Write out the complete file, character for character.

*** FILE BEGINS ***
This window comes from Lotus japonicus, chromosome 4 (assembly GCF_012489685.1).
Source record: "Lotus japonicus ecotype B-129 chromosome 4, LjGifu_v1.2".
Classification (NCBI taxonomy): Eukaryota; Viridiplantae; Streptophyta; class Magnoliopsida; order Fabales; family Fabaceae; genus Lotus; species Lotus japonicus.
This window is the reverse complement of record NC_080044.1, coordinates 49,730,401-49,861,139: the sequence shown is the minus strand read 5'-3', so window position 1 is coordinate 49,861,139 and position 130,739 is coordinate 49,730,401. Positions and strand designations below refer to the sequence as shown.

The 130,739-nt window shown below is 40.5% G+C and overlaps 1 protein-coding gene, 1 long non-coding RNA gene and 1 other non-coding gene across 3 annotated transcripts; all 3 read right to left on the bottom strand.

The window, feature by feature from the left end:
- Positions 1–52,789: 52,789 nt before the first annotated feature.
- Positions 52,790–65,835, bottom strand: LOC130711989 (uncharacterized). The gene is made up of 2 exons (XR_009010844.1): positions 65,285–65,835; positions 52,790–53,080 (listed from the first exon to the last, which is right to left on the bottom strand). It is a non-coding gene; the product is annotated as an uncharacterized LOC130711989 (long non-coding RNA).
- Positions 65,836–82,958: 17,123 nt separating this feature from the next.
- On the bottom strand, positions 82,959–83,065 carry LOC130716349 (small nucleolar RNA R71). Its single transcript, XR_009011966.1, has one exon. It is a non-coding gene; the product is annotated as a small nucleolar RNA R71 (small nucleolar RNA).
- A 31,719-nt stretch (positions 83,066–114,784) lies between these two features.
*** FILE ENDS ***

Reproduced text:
This window comes from Lotus japonicus, chromosome 4 (assembly GCF_012489685.1).
Source record: "Lotus japonicus ecotype B-129 chromosome 4, LjGifu_v1.2".
Classification (NCBI taxonomy): Eukaryota; Viridiplantae; Streptophyta; class Magnoliopsida; order Fabales; family Fabaceae; genus Lotus; species Lotus japonicus.
This window is the reverse complement of record NC_080044.1, coordinates 49,730,401-49,861,139: the sequence shown is the minus strand read 5'-3', so window position 1 is coordinate 49,861,139 and position 130,739 is coordinate 49,730,401. Positions and strand designations below refer to the sequence as shown.

The 130,739-nt window shown below is 40.5% G+C and overlaps 1 protein-coding gene, 1 long non-coding RNA gene and 1 other non-coding gene across 3 annotated transcripts; all 3 read right to left on the bottom strand.

The window, feature by feature from the left end:
- Positions 1–52,789: 52,789 nt before the first annotated feature.
- Positions 52,790–65,835, bottom strand: LOC130711989 (uncharacterized). The gene is made up of 2 exons (XR_009010844.1): positions 65,285–65,835; positions 52,790–53,080 (listed from the first exon to the last, which is right to left on the bottom strand). It is a non-coding gene; the product is annotated as an uncharacterized LOC130711989 (long non-coding RNA).
- Positions 65,836–82,958: 17,123 nt separating this feature from the next.
- On the bottom strand, positions 82,959–83,065 carry LOC130716349 (small nucleolar RNA R71). Its single transcript, XR_009011966.1, has one exon. It is a non-coding gene; the product is annotated as a small nucleolar RNA R71 (small nucleolar RNA).
- A 31,719-nt stretch (positions 83,066–114,784) lies between these two features.